“The West Coast has a rich history of sporting success, but the importance of sport to our region goes far deeper than these achievements. Sport has long brought Coasters together, helping build thriving communities across our region,” said DWC chair Renee Rooney.

“We are proud to support this major upgrade of sporting facilities in Hokitika. It will be a big game changer for Westland, benefiting most sporting codes, while importantly bringing our communities closer together.”

Fundraising Chair Angela Keenan said that the fundraising efforts for the facility were still underway, and further naming sponsors were being sought for the facility.

2019 07 02 DWC Westland Sports Hub

2019 04 03 Monthly Update 3

The month of March saw DWC roll out the West Coast Ambassador programme across the region with workshops held in Greymouth, Hokitika, Westport and Franz Josef.

The nationally syndicated Ambassador Programme explores what makes our region such a unique and genuine experience for our visitors.

Presenter Ian Johnson from Sustainable Tourism and Thematic Interpretation NZ says the programme is about consistently exceeding our visitors’ expectations, enabling more intimate connections through the telling of compelling stories, and the delivery of outstanding customer service.

Stephanie attended the Franz Josef workshop saying the programme has “lots of great information about what the Coast has to offer and provides good advice on the skills to use when communicating with visitors.”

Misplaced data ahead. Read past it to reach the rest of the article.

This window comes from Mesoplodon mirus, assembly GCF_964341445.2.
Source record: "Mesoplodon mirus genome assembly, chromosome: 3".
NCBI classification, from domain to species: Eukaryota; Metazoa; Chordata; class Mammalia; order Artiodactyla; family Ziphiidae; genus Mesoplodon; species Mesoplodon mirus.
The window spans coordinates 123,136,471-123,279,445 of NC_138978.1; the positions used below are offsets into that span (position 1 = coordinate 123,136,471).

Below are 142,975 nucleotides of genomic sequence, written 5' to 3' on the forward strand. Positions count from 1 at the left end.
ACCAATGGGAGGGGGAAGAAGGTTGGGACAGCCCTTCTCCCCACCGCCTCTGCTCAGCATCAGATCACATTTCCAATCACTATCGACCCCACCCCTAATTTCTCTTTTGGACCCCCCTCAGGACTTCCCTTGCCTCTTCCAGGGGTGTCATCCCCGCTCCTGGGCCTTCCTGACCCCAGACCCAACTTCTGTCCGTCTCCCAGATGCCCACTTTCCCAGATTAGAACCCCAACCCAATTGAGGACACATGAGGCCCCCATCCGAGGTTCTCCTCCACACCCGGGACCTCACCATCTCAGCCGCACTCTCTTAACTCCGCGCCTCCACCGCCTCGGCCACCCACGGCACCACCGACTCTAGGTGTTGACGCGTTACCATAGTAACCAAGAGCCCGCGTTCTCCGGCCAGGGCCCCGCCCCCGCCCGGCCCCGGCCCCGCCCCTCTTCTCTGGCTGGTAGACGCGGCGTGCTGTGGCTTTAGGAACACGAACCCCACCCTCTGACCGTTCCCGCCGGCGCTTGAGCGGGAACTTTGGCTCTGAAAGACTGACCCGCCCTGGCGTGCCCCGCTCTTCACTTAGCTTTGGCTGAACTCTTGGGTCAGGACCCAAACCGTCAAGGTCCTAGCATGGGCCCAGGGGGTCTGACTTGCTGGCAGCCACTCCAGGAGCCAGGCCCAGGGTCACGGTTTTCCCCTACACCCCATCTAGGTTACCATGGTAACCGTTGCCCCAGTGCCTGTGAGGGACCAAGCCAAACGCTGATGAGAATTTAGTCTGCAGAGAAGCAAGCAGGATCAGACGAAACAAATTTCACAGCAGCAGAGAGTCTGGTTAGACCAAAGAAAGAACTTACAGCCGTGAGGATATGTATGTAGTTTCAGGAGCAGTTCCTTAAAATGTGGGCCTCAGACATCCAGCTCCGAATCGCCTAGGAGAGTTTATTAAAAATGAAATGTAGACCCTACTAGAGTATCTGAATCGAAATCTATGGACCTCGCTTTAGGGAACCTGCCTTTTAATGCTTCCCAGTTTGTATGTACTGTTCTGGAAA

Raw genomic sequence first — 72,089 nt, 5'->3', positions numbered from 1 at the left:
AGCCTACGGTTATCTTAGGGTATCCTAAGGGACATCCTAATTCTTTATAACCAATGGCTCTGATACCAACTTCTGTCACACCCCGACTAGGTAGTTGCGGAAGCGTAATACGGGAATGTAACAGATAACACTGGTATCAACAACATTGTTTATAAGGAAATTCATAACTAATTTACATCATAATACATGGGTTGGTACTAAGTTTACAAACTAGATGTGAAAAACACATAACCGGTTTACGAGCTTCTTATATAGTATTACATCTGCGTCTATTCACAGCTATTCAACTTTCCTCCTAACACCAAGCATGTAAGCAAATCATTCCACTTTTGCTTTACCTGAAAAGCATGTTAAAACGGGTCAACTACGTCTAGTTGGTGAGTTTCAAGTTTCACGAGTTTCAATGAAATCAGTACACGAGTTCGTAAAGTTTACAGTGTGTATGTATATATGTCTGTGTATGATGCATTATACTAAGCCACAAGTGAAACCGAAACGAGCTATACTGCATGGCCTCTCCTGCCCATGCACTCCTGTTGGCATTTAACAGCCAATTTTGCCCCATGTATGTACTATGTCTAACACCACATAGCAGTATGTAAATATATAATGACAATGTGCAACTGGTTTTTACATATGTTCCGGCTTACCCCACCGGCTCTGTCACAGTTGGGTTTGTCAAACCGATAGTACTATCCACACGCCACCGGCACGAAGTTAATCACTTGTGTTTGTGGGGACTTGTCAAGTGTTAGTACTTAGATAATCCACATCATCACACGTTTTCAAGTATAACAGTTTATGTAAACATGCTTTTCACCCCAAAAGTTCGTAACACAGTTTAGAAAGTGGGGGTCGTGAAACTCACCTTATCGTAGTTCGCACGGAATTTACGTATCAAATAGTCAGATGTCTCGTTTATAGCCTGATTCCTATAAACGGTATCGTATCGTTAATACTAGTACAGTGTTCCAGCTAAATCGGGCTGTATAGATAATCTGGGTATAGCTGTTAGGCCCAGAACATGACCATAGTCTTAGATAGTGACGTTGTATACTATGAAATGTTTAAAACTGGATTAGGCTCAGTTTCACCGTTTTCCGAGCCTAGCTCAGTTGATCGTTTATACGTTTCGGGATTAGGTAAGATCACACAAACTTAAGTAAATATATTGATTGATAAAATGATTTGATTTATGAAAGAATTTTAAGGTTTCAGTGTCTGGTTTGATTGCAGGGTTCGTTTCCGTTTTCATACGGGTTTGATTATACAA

Feedback to date is unanimously telling us that “this is a programme anyone in the business of providing services to the public should attend!”

If you are interested in attending a future West Coast Ambassador Programme, please send an expression of interest to: This email address is being protected from spambots. You need JavaScript enabled to view it.

Development West Coast (DWC) chief executive Chris Mackenzie has announced he will resign from his role with DWC on 27 September, after more than three years in the role.

DWC chair Renee Rooney says Mr Mackenzie will be missed.

“Chris not only brought an immense skill-set to his role; he also brought a unique knowledge of the organisation. His involvement with DWC goes back to the very beginning as the Government Appointed Trustee of the Interim West Coast Development Trust in 2001.

“We have been fortunate to have Chris at the helm during a time of significant organisational change. He has been instrumental in improving the provision of economic development on the Coast, leaving a far more coordinated approach to the region’s economic direction and development,” says Mrs Rooney.

Mr Mackenzie said it has been “a privilege to work with the Board of Trustees, and talented colleagues who will continue driving the region forward.”

“With key stakeholders working more closely together for the development of our region, I feel DWC is in a strong position and has a great team in place to continue delivering on the Tai Poutini West Coast Economic Development Strategy”, says Mr Mackenzie

DWC will now begin the process of recruiting a new chief executive.

(14 June 2019)